Pa. takes first steps toward regulating legal sports betting

The expansion includes five new mini-casinos, online betting, gambling at truck stops and airports, and more. (AP)

The expansion includes five new mini-casinos, online betting, gambling at truck stops and airports, and more. (AP)

On the heels of a U.S. Supreme Court decision last month that opened the door to sports betting in all states, Pennsylvania’s Gaming Control Board has started releasing initial regulations for the new gambling market.

Lawmakers already legalized sports betting on the state level last year in anticipation of the court’s decision.

The new rules are a first step in a regulatory rollout that’s expected to take at least all summer.

Interested parties can start sending in comments for the board to consider in mid-June, but there’s still no timeline for when casinos will actually be able to launch sports betting, said board spokesman Doug Harbach.

“There’s myriad regulations that have to be put together that’s going to control how this is done in Pennsylvania,” he said. “And, understand, outside of Nevada and Europe, there’s not a lot of templates out there that tell the gaming control board in Pennsylvania how to structure this.”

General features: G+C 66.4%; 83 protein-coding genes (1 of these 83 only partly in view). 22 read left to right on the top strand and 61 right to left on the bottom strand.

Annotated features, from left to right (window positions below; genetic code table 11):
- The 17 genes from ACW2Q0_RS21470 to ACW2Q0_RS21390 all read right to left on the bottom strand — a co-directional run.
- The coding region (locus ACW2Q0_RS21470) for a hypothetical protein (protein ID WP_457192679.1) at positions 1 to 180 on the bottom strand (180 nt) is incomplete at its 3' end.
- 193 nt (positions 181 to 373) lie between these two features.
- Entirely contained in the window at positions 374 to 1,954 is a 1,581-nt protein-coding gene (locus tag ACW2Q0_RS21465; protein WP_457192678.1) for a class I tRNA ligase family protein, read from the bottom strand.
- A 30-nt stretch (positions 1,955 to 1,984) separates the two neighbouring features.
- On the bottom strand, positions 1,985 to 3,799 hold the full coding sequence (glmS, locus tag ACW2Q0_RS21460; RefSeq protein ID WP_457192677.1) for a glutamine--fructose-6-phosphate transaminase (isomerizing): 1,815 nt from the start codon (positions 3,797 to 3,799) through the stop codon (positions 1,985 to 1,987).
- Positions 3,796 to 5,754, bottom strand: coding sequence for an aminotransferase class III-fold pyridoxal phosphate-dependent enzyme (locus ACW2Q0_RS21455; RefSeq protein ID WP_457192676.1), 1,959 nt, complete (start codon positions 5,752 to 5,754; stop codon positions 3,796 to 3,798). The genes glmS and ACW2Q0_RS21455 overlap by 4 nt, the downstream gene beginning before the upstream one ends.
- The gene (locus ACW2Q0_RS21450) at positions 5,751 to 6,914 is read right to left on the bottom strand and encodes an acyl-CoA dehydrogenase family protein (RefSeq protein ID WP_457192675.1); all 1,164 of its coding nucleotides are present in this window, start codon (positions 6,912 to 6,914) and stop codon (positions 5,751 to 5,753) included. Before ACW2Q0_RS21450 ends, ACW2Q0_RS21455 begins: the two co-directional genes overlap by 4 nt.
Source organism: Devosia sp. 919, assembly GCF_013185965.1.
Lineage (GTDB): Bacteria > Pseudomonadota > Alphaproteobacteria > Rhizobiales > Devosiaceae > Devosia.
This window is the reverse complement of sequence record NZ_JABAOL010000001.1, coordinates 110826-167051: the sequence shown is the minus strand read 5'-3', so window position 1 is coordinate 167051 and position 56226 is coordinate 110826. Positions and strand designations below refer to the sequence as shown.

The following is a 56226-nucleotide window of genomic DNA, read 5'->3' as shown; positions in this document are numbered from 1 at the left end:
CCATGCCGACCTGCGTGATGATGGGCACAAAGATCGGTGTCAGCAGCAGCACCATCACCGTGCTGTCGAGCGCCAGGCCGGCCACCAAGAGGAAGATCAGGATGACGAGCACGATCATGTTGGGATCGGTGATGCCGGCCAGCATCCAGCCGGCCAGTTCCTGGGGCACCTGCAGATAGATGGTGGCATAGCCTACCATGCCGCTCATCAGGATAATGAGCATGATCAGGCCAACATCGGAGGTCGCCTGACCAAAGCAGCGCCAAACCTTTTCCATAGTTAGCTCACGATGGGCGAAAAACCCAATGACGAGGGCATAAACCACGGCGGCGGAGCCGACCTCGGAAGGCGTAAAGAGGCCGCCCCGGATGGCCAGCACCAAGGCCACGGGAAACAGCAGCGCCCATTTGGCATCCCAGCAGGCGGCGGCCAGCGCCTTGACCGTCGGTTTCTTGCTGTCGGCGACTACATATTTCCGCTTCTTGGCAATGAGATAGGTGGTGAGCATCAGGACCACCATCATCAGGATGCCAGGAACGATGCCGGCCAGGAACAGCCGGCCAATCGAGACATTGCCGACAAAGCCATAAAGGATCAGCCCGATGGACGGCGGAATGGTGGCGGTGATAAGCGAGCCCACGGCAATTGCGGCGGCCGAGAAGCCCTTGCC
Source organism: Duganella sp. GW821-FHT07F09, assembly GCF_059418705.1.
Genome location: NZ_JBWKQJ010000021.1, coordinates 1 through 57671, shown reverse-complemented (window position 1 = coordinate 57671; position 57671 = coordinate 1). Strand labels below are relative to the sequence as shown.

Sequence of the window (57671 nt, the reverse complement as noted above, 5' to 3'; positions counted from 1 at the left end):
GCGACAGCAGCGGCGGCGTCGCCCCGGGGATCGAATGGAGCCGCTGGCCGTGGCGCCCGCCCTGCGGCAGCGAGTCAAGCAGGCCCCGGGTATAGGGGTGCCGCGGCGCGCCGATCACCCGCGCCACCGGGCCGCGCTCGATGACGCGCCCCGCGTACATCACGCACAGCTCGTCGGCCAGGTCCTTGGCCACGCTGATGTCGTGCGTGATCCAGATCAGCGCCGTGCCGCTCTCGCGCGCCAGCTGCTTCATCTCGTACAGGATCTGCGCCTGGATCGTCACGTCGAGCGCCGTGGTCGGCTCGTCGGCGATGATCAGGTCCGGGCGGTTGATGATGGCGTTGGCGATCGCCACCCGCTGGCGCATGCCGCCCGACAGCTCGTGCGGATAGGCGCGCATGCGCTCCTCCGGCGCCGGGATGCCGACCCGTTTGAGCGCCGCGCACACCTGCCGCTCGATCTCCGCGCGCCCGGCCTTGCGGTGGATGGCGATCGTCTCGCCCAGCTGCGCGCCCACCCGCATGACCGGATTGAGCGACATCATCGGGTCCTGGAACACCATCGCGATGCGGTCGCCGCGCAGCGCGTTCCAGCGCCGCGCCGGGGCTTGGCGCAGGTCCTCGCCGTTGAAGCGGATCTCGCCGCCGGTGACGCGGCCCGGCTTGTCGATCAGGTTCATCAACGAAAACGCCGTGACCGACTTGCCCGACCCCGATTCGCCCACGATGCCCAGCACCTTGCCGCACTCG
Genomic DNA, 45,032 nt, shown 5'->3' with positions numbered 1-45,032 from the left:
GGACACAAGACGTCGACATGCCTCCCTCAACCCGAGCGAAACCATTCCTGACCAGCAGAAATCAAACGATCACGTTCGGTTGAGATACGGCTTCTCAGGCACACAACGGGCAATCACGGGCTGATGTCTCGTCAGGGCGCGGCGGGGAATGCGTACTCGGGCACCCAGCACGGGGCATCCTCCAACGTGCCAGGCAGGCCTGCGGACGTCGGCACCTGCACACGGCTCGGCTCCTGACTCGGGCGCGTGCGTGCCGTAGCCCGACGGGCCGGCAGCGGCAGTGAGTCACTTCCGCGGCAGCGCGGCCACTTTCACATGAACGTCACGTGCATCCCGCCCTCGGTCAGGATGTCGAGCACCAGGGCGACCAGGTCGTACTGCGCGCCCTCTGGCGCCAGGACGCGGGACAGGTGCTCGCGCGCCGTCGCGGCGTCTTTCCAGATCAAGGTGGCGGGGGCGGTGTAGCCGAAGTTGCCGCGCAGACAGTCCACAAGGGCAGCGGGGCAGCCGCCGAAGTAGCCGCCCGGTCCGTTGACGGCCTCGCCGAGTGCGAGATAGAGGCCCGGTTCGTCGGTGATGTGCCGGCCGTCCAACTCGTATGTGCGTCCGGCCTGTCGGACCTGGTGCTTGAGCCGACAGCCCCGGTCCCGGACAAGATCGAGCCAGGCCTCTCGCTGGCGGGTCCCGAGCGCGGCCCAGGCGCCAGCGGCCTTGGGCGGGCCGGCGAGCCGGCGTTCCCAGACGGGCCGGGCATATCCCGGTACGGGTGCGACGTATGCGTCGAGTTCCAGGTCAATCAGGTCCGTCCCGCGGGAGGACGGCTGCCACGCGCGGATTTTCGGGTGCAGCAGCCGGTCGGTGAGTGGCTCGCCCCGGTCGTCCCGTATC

Any casino in the commonwealth can eventually apply for a license — though several have complained about lawmakers’ decision to make them pay a $10 million fee, plus a 36 percent tax rate.

Lawmakers are banking on new revenue from the expansion. But Harbach noted, nothing is certain.

“I don’t know that anybody knows — they talk about $150 billion of underground sports wagering that’s going on in the United States. How much of that is going to rise up into legalized sports wagering, it’s hard to say right now,” he said.

Any regulations rolled out by the control board are temporary. After two years, they’ll go to the state’s regulatory commission for full approval.

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